We have heard about the benefits of green tea, and we know Mzansi loves its rooibos – but which is best for your health? General opinions might differ, but a health expert sheds some light on both.
For Reitz farmer Karabo Mahlaba (26) it’s a no-brainer. The Free State-born cattle farmer believes that rooibos is healthier as it helps him deal with and treat digestive issues.
“I prefer rooibos. It is my remedy for heartburn, though some people prefer milk for that. I have found rooibos to be helpful and beneficial to my health. It also helps improve the quality of my sleep,” says Mahlaba.
For thousands of years green tea has been consumed in Asia as a traditional medicine and soothing beverage, while in Mzansi the rooibos bush has an illustrious history and is loved for its robust flavour and health benefits.
Keeping it caffeine-free
For Koketso Dinoko (37) from Tlakgameng Village in Ganyesa, North West, both green tea and rooibos are great additions to her daily routine. The beauty expert says she prefers hot beverages that are lower in caffeine and would pick both rooibos and green tea over coffee or Ceylon tea.
Podcast producer Kyran Blaauw (26) from De Aar in the Northern Cape says he would choose the locally grown option over green tea any day.
“I am an absolute tea lover. If I had to choose one over the other, I’d have to say rooibos, simply because it has lower caffeine,” he says.
“Caffeine makes me feel weird, so tea is the next best thing. I have a racing mind, so rooibos and chamomile tea somehow eases me. I’d drink green tea when I’ve overindulged in sweet treats, and occasionally to detox.”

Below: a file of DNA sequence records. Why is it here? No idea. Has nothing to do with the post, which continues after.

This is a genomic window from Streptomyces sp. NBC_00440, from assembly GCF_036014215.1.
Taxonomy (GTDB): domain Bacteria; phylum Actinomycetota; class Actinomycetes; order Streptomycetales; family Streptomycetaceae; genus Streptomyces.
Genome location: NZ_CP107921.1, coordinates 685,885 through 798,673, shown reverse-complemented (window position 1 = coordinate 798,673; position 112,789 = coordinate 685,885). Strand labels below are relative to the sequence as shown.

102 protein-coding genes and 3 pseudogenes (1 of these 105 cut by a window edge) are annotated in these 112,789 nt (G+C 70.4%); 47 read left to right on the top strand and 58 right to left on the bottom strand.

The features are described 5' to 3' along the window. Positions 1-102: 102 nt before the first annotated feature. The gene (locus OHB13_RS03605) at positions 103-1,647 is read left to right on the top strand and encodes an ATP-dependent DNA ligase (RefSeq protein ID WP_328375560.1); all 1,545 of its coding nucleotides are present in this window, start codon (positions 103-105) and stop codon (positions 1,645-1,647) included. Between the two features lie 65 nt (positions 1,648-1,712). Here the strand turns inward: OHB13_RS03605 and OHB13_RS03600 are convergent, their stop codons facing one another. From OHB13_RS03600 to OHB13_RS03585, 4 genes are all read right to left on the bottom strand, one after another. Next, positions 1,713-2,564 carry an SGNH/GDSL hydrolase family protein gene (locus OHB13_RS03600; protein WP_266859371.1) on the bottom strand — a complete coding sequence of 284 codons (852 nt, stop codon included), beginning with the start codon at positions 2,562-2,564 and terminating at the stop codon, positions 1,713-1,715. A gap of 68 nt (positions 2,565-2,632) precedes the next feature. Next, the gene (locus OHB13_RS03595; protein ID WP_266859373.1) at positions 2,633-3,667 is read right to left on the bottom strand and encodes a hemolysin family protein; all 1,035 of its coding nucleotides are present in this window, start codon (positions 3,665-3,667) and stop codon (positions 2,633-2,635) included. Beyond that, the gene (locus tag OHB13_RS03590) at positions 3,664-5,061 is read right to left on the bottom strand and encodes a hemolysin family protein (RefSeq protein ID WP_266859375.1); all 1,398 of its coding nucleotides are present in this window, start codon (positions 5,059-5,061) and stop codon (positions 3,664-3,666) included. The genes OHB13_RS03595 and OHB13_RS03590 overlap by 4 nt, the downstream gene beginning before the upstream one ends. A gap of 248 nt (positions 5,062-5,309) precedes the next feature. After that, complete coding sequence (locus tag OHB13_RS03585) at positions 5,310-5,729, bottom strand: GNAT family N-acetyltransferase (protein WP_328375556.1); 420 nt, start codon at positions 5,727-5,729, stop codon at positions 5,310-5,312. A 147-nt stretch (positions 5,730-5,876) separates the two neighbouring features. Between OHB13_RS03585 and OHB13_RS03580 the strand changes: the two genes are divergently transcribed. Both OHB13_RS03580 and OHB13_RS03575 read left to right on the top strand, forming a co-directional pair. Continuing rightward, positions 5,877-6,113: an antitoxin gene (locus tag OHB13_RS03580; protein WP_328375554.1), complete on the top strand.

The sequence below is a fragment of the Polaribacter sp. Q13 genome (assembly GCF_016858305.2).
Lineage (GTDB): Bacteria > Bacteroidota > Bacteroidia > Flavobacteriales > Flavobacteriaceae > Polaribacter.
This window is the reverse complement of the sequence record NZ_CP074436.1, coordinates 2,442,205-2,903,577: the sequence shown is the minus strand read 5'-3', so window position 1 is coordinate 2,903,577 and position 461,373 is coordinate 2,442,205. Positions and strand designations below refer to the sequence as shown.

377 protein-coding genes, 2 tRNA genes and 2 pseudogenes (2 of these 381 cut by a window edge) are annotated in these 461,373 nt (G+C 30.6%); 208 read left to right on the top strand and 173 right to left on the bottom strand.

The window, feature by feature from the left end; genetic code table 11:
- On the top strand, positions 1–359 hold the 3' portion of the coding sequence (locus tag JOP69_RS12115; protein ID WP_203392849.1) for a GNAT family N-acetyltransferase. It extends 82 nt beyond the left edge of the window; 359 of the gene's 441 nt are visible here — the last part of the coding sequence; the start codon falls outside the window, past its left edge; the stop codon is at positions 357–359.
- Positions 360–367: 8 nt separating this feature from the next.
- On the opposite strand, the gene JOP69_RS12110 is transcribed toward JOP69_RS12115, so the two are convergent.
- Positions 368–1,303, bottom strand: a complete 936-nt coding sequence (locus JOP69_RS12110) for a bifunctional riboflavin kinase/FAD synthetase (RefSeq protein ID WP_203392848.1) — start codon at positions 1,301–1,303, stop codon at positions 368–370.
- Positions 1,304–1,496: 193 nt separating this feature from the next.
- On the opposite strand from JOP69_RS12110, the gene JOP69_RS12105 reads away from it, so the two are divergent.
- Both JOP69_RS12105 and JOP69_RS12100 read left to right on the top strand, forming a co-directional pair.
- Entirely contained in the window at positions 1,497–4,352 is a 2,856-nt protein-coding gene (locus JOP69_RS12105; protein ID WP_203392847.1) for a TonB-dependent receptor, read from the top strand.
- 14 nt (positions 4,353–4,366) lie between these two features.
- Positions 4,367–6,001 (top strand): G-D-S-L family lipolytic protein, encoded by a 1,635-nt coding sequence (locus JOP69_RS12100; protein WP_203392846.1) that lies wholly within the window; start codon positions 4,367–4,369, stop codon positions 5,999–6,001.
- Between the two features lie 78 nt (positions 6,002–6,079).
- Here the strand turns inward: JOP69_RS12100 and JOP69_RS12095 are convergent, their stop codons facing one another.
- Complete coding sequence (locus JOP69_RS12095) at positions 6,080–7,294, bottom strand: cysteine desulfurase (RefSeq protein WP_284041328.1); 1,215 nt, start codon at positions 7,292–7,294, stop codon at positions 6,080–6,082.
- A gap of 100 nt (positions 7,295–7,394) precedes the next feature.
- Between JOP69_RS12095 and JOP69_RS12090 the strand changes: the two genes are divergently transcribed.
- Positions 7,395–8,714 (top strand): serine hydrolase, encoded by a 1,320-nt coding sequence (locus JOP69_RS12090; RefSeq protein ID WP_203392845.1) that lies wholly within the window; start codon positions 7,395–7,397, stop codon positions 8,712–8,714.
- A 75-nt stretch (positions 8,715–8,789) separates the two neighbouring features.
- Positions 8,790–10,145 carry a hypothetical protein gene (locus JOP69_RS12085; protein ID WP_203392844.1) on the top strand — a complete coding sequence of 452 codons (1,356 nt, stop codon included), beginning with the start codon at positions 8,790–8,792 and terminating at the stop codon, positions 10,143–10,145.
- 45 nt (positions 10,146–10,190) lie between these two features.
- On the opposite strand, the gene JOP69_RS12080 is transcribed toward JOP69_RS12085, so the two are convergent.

Which is best for your health?
The answer is both, says Chanelle Retief, a registered dietitian based in Kempton Park and spokesperson for the Association for Dietetics in South Africa (ADSA).
Retief explains that rooibos tea and green tea are high in anti-oxidants which can help with better glycaemic control, bone health, liver health, cognitive and respiratory health.
“[Green tea and rooibos are] High in polyphenols and flavanols which help manage blood pressure levels and keep your blood vessels healthy and flexible, promoting good circulation. It is important to note that green tea does contain caffeine, but rooibos is naturally caffeine free,” she says.
Retief also says rooibos tea can do wonders for bloating and insomnia. “This is for the simple reason that rooibos is caffeine free.”
While many rave about the weight loss properties of green tea, it is important to understand that it is not a magic bullet when it comes to burning fat. Retief says green tea does have some possible health benefits, but it will not change your life if you are drinking it to lose weight and not make any other lifestyle changes.
She also tells Health For Mzansi that there are some studies showing the “fat-burning effect” of green tea, but it is really hard to prove whether the decrease in body fat is just because the individual was also exercising more or perhaps eating less.
‘Teatoxing’ is bad
Bathong, social media has recently been in a frenzy over “teatoxing”. Retief explains that “teatoxing” is a form of a detox cleanse that involves drinking teas that are infused with diuretics, laxatives and stimulants like caffeine which promise to reduce bloating, boost energy, strengthen our immune systems, and ultimately speed up weight loss.
“Unfortunately, if something sounds too good to be true, it usually is,” Retief cautions.
“You do not need to detox your body using a laxative-containing tea – you will end up doing more damage than good. Rather follow a healthy, balanced diet, drink enough clean and safe water and exercise regularly.”